Wishing for Something Else…

flowers in field
Nadia Colburn // May 1, 2024 // 0 Comments

Spring is fully here in Cambridge, and it's a delight! 

It's been a busy last few months for me; I have a few more weeks of readings, free programming, and one-time classes, and then I'm going to be slowing down for the summer.

As I'm slowing down from my book tour, I'm diving into some of my own writing again.

Returning to my own creative work, I'm remembering the importance of staying grounded in my body, and of being connected to place, scene, particulars. When I do that, my writing solidifies. I see my way forward. The work becomes more alive on the page. And my nervous system relaxes, too 🙂

Today, I want to share two upcoming online writing classes with you. I'm hopeful they will give you the tools you need to ground and expand in your own writing 🙂

This Friday, I'll be co-teaching a completely FREE writing workshop with the wonderful fiction writer and teacher Traci Skuce.

Wishing for Something Else... 1

Call Your Writing Home: Writing Place. Join us online for this free 90-minute class. There will be meditations and writing prompts, conversation and Q&A, plus a little taste of how we both like to use the land around us to inform our writing.

We'll give you tools you can use to celebrate and honor the natural world and give voice to the places and stories that shape you. These tools will help you come into a more connected relationship with your writing, whatever genre you're working in.

Join us this Friday, May 3rd, at 2pm ET / 11am PT / 7pm England. Do come live if you can. A recording will also be sent to everyone who registers. 🙂

Next Tuesday, May 7th (from 7:00-9:30pm ET / 4:00-6:30pm PT) I'm offering one of my signature classes, Poetry as Sacred Attention with Writers.com. This is one of my favorite classes to teach, and I'd love to see you there!

Wishing for Something Else... 2

In this class, you'll expand and strengthen your understanding and appreciation for poetry, and get tools to write with more attention, precision, intuition, and connection.

The etymology of “sacred” comes from “consecrated, dedicated”; poetry asks us to slow down, to pay attention, and to notice the relationship between words, objects, feelings, people, and the natural world–this itself is a form of consecration and dedication.

We’ll carefully look at poems by such writers as Rainer Maria Rilke, Rumi, Gerard Manley Hopkins, Mary Oliver, Joy Harjo, Jimmy Santiago Baca, and Camille Dungy.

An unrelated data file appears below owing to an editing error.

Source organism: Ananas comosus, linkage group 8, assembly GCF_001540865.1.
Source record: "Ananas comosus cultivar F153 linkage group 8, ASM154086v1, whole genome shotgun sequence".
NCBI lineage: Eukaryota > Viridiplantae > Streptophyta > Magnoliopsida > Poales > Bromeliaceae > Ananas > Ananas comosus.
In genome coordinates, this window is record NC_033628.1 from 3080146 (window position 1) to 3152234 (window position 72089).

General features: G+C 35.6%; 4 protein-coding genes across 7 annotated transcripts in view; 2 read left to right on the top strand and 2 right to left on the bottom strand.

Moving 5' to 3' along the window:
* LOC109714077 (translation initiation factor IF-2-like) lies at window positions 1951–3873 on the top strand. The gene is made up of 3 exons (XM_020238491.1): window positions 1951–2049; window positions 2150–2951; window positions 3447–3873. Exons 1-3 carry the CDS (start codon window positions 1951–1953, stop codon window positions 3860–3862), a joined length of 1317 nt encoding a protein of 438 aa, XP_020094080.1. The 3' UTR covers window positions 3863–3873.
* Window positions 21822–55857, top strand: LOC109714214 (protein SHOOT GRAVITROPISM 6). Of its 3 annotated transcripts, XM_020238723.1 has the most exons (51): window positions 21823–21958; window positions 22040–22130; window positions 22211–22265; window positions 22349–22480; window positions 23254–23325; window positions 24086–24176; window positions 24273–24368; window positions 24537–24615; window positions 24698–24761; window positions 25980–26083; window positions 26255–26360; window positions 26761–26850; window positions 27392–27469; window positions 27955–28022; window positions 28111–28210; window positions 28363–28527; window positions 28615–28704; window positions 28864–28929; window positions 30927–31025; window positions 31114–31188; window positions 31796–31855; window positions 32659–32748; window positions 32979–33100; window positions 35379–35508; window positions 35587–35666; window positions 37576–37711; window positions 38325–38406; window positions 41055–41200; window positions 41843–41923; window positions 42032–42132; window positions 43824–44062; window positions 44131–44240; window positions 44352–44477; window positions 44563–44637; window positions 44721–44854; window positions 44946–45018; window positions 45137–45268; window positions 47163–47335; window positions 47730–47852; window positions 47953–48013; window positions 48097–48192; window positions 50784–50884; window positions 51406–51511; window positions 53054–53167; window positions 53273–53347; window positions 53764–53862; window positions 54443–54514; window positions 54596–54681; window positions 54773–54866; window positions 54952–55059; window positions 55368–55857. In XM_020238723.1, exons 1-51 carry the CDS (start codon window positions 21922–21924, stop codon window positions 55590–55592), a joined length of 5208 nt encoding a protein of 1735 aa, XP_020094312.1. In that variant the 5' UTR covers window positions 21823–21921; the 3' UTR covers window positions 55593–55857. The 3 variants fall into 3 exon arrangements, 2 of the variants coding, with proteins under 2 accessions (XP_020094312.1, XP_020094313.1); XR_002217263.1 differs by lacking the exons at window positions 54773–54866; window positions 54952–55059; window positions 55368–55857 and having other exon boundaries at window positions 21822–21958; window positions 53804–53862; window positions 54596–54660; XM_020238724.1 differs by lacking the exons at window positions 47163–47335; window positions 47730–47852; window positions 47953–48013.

Through close readings, we’ll discover new techniques to bring to our own poems. We’ll discuss craft, structure, word choice, and the music of a poem.

The class is designed for people of every (and also no particular) spiritual affiliation as we explore the ways in which a poem itself can be the site of a contemplative, reverential, and transformative experience.

There will be time to read, write, and share poetry, as well as time for discussion, and questions and answers.

You’ll leave the class with greater connection to your own unique powers as a poet, a revived love of and dedication to the practice of reading and writing poetry, and new tools to write more successful, alive, effective poetry.

I thought I'd close with a short poem, "Teach Me," from I Say the Sky that explores both place and sacred attention.

I wrote this poem many years ago after dropping off my son at his rock climbing practice and then shopping with my daughter at Old Navy in the mall. I was tired, and I wished I were spending time outside in the country instead of driving around the outskirts of Boston. The human landscape around me felt like a physical pain, and it triggered the ways my own body had been violated. I found myself wishing for something else.

But that very wish brought me back to the present, to the strange wonder of being alive at all.

The poem came to me almost whole, and I think that's because it comes from this sense of presence—even in the landscape of boxstores.

I hope you enjoy it.

Teach Me

how to pray anywhere.

Teach me that you live

not only in the open field,

the cardinals singing at first dawn,

but also in the concrete parking lot

of the Everett Mall, in the flashing lights of Old Navy,

in the wires crossing the open expanse

above me. 

The cars speed down the highway.

Their tires spin, spin.

There is so much

work to do. Dark oil

flows over the whole land. Teach me

how to praise your whole body.


(by Nadia Colburn from I Say the Sky; first published in On Being)

As always, reach out with any questions or comments! I love to hear from you.

with smiles,


PS: Sign up for my FREE Writing Workshop with Traci Skuce, Call Your Writing Home, here.

PPS: Sign up for my workshop, Poetry as Sacred Attention, with Writers.com here.

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